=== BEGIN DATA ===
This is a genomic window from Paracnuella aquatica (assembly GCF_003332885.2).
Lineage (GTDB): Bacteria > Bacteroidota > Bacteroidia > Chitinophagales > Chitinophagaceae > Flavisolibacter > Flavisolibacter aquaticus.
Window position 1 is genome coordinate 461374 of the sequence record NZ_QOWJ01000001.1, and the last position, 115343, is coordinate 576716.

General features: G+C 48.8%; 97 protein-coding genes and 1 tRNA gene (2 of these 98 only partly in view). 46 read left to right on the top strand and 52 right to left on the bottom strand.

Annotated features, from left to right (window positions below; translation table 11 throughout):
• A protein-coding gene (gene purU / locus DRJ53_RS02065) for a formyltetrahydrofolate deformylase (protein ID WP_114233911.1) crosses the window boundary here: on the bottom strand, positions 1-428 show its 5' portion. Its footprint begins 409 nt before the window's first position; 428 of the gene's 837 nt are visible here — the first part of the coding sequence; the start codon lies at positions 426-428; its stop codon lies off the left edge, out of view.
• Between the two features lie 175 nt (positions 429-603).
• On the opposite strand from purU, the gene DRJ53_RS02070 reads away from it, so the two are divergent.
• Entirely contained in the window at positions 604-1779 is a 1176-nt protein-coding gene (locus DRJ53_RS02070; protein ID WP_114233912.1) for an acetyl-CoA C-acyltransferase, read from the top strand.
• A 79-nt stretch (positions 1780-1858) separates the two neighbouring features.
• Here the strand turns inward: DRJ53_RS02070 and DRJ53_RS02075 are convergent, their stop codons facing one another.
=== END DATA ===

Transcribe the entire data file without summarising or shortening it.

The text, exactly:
This is a genomic window from Paracnuella aquatica (assembly GCF_003332885.2).
Lineage (GTDB): Bacteria > Bacteroidota > Bacteroidia > Chitinophagales > Chitinophagaceae > Flavisolibacter > Flavisolibacter aquaticus.
Window position 1 is genome coordinate 461374 of the sequence record NZ_QOWJ01000001.1, and the last position, 115343, is coordinate 576716.

General features: G+C 48.8%; 97 protein-coding genes and 1 tRNA gene (2 of these 98 only partly in view). 46 read left to right on the top strand and 52 right to left on the bottom strand.

Annotated features, from left to right (window positions below; translation table 11 throughout):
• A protein-coding gene (gene purU / locus DRJ53_RS02065) for a formyltetrahydrofolate deformylase (protein ID WP_114233911.1) crosses the window boundary here: on the bottom strand, positions 1-428 show its 5' portion. Its footprint begins 409 nt before the window's first position; 428 of the gene's 837 nt are visible here — the first part of the coding sequence; the start codon lies at positions 426-428; its stop codon lies off the left edge, out of view.
• Between the two features lie 175 nt (positions 429-603).
• On the opposite strand from purU, the gene DRJ53_RS02070 reads away from it, so the two are divergent.
• Entirely contained in the window at positions 604-1779 is a 1176-nt protein-coding gene (locus DRJ53_RS02070; protein ID WP_114233912.1) for an acetyl-CoA C-acyltransferase, read from the top strand.
• A 79-nt stretch (positions 1780-1858) separates the two neighbouring features.
• Here the strand turns inward: DRJ53_RS02070 and DRJ53_RS02075 are convergent, their stop codons facing one another.